Back in the early 1990s – halcyon days, kids, when we still had musical tribes – Swervedriver never really fitted in.
They could sound hazy and shoegazy at times, albeit a lot more muscular than the Rides of this world, but then could be an old-fashioned rock band.
And despite being as English as they come, the description most often employed was one of wide-open American highways, of driving through the desert in a battered car and enjoying the open road.
Fast-forward 20-odd years, now with Supergrass bassist Mick Quinn on board, and the vibe is still there. The guitar noise is at times a whoosh of effects and feedback, and sometimes heavier and rockier. Both modes are a joy.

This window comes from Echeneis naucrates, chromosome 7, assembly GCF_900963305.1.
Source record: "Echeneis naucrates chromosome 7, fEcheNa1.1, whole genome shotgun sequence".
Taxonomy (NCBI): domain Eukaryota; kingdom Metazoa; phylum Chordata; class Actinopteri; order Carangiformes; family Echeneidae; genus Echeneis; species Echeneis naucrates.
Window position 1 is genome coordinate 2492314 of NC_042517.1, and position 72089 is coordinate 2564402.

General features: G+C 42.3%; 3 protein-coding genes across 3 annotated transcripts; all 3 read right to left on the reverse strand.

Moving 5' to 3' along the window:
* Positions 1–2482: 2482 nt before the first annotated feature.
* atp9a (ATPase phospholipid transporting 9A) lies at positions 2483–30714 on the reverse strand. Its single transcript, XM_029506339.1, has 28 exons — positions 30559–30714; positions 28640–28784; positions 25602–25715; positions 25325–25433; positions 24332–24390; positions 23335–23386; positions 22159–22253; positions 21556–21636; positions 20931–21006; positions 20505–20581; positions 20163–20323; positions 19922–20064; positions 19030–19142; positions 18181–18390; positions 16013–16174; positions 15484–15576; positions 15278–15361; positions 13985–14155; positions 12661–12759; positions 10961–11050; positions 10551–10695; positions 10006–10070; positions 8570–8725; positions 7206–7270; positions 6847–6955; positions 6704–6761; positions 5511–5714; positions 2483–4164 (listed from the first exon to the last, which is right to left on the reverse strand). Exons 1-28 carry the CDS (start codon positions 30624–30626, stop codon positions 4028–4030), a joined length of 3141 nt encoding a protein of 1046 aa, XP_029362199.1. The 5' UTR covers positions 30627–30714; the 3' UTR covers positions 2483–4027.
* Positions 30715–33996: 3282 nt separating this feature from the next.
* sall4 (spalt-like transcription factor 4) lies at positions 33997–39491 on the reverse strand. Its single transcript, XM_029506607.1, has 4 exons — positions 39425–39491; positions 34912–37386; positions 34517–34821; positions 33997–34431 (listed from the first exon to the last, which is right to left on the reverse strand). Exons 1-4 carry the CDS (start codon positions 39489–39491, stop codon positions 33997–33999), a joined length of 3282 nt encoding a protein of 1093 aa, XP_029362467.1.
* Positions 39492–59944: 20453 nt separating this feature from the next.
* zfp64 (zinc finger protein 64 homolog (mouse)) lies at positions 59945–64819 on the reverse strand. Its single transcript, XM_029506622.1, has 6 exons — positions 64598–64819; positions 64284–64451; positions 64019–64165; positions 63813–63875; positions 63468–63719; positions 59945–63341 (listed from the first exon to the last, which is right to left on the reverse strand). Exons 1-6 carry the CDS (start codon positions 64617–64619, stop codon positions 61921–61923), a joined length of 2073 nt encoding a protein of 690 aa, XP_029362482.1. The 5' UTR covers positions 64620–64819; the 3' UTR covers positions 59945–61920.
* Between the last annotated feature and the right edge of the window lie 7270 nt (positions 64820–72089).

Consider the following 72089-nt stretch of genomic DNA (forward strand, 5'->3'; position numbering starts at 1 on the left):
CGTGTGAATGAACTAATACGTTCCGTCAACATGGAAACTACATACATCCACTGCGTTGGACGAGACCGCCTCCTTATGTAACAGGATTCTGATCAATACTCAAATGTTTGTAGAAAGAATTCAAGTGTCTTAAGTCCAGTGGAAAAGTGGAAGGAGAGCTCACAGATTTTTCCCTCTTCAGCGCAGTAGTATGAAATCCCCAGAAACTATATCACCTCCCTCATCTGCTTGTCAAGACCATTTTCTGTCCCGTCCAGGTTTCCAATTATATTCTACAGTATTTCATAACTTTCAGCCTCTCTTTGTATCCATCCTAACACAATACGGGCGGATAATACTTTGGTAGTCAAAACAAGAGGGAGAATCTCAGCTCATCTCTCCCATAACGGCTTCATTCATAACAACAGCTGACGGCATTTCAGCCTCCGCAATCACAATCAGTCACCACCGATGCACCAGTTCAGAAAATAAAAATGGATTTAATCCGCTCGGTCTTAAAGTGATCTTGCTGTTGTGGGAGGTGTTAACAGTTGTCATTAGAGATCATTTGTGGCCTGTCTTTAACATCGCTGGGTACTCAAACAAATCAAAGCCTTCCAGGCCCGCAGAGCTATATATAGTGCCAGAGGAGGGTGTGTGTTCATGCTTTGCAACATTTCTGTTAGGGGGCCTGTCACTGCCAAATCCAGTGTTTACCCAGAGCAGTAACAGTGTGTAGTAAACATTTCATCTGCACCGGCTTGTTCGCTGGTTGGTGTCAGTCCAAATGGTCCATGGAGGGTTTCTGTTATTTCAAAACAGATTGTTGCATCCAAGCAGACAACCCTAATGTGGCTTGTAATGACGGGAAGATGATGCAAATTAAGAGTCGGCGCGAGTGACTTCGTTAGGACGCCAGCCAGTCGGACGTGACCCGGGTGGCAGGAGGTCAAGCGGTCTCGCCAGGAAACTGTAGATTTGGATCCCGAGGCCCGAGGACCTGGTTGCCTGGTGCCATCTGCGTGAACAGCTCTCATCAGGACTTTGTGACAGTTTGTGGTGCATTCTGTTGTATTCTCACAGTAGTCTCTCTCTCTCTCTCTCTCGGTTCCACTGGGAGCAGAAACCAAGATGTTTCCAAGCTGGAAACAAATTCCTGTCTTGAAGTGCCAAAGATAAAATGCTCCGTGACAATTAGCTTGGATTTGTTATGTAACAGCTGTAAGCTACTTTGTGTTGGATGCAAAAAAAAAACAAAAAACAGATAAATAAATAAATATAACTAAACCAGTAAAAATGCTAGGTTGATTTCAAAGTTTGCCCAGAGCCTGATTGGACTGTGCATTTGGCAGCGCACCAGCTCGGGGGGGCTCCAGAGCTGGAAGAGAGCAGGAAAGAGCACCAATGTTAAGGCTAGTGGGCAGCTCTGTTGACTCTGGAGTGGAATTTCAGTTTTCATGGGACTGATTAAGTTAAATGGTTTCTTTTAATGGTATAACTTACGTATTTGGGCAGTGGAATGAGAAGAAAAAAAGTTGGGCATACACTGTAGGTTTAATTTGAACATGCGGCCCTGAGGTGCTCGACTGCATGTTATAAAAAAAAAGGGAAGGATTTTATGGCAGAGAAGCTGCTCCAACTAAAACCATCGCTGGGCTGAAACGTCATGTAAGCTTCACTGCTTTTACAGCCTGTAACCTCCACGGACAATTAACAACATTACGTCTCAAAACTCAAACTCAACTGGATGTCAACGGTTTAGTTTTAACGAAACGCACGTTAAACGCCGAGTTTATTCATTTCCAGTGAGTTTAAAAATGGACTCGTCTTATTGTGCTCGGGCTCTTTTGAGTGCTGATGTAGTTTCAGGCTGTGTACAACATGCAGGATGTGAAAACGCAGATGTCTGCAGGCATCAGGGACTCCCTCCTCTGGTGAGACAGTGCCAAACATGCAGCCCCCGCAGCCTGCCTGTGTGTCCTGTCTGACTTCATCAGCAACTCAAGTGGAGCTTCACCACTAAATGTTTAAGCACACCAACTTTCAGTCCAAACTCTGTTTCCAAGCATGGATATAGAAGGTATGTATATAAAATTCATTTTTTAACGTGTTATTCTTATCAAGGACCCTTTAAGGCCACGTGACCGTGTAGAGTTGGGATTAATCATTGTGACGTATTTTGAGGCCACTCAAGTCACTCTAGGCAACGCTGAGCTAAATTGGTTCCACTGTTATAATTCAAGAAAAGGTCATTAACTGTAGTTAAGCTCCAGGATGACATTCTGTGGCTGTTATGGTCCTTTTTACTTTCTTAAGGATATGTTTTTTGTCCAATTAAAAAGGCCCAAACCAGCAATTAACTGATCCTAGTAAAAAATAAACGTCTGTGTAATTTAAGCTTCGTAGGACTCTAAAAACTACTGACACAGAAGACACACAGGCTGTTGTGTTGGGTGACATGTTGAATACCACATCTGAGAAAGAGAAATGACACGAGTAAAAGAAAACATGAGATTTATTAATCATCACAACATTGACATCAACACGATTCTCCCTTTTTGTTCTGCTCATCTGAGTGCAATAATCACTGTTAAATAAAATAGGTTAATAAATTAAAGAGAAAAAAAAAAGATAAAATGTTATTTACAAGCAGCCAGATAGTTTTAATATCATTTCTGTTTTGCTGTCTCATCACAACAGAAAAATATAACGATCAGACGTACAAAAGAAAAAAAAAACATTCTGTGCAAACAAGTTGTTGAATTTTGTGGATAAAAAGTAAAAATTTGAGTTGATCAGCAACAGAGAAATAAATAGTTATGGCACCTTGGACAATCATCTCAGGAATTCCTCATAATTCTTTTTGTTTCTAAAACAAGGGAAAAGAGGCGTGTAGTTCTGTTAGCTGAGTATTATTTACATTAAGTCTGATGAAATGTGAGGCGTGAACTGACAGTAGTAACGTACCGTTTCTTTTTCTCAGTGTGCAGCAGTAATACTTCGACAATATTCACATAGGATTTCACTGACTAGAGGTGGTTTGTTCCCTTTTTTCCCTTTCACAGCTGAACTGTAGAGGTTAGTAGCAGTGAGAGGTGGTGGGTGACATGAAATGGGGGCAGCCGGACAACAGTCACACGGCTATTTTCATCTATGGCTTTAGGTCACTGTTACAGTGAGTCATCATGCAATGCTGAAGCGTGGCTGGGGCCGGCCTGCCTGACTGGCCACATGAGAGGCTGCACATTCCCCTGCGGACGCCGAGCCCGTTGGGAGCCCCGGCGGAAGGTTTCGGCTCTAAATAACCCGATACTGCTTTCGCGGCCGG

So you can switch from a soaring, looping piece of blissed-out rock to the more drilled sound of the older records – and when they hit their stride on early-career tracks Son of Mustang Ford and Last Train to Satansville they’re on blinding form; precise, tight, and very very loud.
The track most people know Swervedriver for is Duel, and fittingly it takes pride of place as the final encore. And, just as fittingly, it remains a thing of beauty – it jangles, it rocks, it drives onward. It makes you realise again that those who missed Swervedriver – then or now – missed out.